Mrs. Dalloway by Virginia Woolf
Mrs. Dalloway said she would buy the flowers herself, so she does, on a very speedy flower delivery website. They look very nice in the back of her successful (if glitchy) Zoom party that evening.
Frankenstein by Mary Shelley
When his monstrous creation awakens, Victor Frankenstein is repulsed but unable to flee his manor – he’s gone for his allotted 45-minute jog already. He stays with the monster and, eventually, they bond. A small row erupts over a sourdough starter, but they otherwise make for fairly sound lockdown roommates.
Moby Dick by Herman Melville
‘Call me… disappointed,’ begins a dejected Ishmael, whose whaling voyage is cancelled by Covid-19. He spends his time reading up on whales, which isn’t nearly as exciting, but makes the lockdown version of the novel just as heavy on obscure whale facts as the original.
The Wind in the Willows by Kenneth Grahame
The irrepressibly reckless Toad is still driving his motorcar wherever he pleases until police visit Toad Hall one day to slap him with a fine for breach of lockdown rules. Toad is certain it was pass-ag, teetotalling Ratty who squealed on him; nobody suspects wise old Badger.
The Picture of Dorian Gray by Oscar Wilde
Basil Hallward, bored of painting in lockdown, is learning new skills – he makes a cross-stitch of Dorian Gray instead. It’s cute but no masterpiece; Dorian figures he’ll age better than it anyway. He thanks Basil for the ‘lovely gift,’ but doesn’t hang it up.
The Great Gatsby by F. Scott Fitzgerald
The wealthy, enigmatic Jay Gatsby, known to host elaborate soirees on the Houseparty app, rekindles an old spark with Daisy Buchanan via WhatsApp. Daisy’s husband, Tom, finds out when she accidentally sends him a text meant for Gatsby. When Tom’s mistress, Myrtle, is killed by a Deliveroo driver dropping off a Five Guys cheeseburger for Daisy, Myrtle’s husband assumes the burger was for Gatsby. Flouting all lockdown laws, he goes to Gatsby’s luxurious flat, and flouting regular laws, shoots him fatally.
The Lord of the Rings by J.R.R. Tolkien
Local government has imposed strict guidelines about leaving one’s hobbit hole, and Frodo’s planned quest to destroy the One Ring for Gandalf is going to take more than his apportioned ‘exercise time’. He sends the ring, via courier, to Mount Doom, paying extra for tracking. He couldn’t be more relieved when the email comes: ‘Your package was successfully delivered to the Cracks of Doom at 14:37 p.m.’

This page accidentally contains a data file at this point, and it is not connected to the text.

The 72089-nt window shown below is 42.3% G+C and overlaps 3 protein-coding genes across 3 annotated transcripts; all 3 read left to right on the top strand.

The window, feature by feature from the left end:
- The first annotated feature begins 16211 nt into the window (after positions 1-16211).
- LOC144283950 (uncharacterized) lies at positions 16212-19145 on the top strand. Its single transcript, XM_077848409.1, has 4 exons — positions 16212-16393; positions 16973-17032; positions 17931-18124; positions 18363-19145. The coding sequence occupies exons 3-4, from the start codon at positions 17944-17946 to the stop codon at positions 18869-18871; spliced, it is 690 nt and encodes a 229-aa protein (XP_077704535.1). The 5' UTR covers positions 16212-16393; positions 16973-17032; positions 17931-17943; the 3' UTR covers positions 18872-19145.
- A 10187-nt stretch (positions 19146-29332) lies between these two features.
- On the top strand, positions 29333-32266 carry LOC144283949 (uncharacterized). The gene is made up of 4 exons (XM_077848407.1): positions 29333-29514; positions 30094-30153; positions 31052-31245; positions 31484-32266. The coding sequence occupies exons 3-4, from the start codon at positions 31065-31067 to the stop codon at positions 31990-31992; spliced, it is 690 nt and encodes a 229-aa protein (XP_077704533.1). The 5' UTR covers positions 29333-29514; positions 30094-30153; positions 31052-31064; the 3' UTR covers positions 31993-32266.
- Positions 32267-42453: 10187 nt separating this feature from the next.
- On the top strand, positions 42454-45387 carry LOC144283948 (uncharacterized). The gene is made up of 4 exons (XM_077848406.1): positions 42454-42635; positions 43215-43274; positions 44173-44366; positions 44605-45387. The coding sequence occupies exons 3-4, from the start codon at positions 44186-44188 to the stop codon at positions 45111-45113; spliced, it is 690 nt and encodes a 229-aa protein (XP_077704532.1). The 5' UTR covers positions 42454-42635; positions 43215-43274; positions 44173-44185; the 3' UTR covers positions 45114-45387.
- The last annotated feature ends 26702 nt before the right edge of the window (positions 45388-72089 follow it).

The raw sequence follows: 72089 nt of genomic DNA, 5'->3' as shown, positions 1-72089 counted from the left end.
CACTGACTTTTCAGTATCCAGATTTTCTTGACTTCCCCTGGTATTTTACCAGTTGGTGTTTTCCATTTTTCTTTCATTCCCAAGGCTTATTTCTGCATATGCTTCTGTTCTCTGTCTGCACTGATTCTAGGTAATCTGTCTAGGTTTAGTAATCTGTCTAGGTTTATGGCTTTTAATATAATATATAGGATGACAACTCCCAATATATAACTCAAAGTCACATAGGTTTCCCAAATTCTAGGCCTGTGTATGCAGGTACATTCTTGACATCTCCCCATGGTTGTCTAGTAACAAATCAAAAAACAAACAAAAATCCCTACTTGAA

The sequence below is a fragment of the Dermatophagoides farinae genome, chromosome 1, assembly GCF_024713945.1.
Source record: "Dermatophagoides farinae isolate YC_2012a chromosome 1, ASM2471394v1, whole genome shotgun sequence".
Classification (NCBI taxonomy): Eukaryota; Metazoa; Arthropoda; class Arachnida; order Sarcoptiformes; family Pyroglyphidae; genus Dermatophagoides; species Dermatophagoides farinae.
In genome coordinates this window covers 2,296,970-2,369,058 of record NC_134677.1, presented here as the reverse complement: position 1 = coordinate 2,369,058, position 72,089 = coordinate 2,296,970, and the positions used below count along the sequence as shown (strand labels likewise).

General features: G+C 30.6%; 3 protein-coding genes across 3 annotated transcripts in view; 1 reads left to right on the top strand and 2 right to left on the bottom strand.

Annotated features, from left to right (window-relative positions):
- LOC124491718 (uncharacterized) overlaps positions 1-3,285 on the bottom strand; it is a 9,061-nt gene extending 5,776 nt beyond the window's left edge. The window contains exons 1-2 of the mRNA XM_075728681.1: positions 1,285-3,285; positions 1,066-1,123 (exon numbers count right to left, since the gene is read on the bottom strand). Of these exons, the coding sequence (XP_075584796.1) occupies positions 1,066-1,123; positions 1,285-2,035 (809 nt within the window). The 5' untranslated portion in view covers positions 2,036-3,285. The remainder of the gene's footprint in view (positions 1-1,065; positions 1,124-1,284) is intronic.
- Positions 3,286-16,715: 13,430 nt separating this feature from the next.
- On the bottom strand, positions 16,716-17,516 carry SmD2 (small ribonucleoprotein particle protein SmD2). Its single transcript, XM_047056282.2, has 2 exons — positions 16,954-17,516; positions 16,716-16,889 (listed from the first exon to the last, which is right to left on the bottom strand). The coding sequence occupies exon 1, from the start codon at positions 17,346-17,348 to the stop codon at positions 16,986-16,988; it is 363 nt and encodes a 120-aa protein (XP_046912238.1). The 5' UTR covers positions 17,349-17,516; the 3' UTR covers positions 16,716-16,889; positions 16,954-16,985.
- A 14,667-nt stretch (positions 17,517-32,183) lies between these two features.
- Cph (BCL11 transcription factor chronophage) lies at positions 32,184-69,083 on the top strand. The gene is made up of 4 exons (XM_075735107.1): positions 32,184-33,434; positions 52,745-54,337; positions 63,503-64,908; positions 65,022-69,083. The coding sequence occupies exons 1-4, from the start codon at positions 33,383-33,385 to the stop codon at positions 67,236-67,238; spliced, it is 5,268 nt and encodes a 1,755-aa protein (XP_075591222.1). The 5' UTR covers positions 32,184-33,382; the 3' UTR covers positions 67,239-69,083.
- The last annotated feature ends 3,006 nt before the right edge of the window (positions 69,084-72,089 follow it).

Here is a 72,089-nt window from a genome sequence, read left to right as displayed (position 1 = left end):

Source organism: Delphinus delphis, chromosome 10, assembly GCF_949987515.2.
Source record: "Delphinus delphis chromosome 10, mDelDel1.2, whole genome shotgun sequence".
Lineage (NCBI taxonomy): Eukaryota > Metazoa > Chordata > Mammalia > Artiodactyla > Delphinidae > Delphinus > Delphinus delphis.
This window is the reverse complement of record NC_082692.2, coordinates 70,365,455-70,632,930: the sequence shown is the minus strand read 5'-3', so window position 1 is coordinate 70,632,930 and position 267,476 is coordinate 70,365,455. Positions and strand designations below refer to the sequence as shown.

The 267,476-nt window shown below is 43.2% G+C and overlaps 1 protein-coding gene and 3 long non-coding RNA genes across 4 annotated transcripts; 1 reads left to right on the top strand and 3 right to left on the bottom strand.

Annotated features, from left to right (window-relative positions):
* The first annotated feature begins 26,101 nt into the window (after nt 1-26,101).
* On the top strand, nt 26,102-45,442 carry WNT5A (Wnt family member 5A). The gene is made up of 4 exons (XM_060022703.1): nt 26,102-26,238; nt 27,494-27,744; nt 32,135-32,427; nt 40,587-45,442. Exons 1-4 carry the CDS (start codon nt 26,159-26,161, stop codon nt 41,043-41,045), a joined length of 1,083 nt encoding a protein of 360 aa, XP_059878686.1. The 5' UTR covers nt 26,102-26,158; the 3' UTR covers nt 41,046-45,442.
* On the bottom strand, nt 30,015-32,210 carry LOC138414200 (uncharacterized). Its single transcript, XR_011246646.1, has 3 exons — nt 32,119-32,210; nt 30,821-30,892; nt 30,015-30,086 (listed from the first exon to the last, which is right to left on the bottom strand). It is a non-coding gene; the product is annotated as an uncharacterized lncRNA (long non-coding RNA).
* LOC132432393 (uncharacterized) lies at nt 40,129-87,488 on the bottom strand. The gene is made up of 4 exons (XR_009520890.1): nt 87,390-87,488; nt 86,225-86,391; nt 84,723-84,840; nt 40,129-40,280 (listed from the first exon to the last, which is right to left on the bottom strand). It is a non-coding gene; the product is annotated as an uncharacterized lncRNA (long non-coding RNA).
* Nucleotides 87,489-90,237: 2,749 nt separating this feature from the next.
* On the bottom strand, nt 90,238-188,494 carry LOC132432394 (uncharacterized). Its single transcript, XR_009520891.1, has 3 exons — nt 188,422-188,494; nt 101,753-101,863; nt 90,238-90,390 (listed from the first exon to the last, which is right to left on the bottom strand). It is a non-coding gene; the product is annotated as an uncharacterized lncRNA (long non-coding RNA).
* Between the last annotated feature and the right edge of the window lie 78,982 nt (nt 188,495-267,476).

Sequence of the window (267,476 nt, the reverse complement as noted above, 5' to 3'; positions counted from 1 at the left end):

Charlie and the Chocolate Factory by Roald Dahl
Charlie Bucket finds a golden ticket to Willy Wonka’s legendary chocolate factory, but the day before the big tour, lockdown is effected. As a measure of compensation, one of Wonka’s Oompa-Loompas is sent to each ticketholder’s home, to sing their quirky songs from an appropriate two-metre distance. It’s just excruciating; insult to injury, really. Even the kind, lovely Bucket family find it grating.
Lord of the Flies by William Golding
Stranded at their homes by school closures, a group of schoolboys turn savage. Young Jack’s room is such a mess he stepped on a pair of glasses, and now he’s setting things aflame with them for his TikTok following.
The Catcher in the Rye by J.D. Salinger
After several unsuccessful attempts to find someone who wants to break lockdown rules and wander New York’s Central Park with him, Holden Caulfield mutters resentfully about the ‘bunch of phonies’ doing it without him. The little git doesn’t even clap for key workers.
The Secret Garden by Frances Hodgson Burnett
A young girl, enduring isolation indoors with estranged relatives, stumbles upon a formerly locked bit of garden in late March that, for the next month, brings her inestimable joy. By May, she’s sick of that, too.
Pride and Prejudice by Jane Austen
Elizabeth Bennet and her sisters are getting antsy stuck at home, but that’s no reason for her best friend Charlotte to agree to marry – MARRY! – the first man to send her a decent DM during lockdown; surely love is more than pragmatism? Meanwhile, Lydia breaks the rules by meeting up with the dashing George Wickham; they quite emphatically do not keep two metres apart. Finally, both Jane, the eldest sister, and Elizabeth accept invitations to marry, though even their early September wedding dates, given the current numbers, seem optimistic.
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Image: Mica Murphy/Penguin.
Read some classics lockdown hasn’t changed.